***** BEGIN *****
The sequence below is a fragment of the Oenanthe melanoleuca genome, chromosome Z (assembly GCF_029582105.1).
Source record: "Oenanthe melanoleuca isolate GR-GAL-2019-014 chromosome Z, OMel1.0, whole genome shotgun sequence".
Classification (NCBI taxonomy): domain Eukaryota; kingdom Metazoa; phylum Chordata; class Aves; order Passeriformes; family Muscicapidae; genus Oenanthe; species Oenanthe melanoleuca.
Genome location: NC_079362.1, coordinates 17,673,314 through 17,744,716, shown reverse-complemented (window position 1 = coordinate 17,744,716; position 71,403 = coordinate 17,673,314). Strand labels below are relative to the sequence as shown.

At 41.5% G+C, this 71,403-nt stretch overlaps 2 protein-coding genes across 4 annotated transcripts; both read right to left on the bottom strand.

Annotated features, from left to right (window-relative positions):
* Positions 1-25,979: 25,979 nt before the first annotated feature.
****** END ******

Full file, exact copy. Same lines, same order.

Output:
The sequence below is a fragment of the Oenanthe melanoleuca genome, chromosome Z (assembly GCF_029582105.1).
Source record: "Oenanthe melanoleuca isolate GR-GAL-2019-014 chromosome Z, OMel1.0, whole genome shotgun sequence".
Classification (NCBI taxonomy): domain Eukaryota; kingdom Metazoa; phylum Chordata; class Aves; order Passeriformes; family Muscicapidae; genus Oenanthe; species Oenanthe melanoleuca.
Genome location: NC_079362.1, coordinates 17,673,314 through 17,744,716, shown reverse-complemented (window position 1 = coordinate 17,744,716; position 71,403 = coordinate 17,673,314). Strand labels below are relative to the sequence as shown.

At 41.5% G+C, this 71,403-nt stretch overlaps 2 protein-coding genes across 4 annotated transcripts; both read right to left on the bottom strand.

Annotated features, from left to right (window-relative positions):
* Positions 1-25,979: 25,979 nt before the first annotated feature.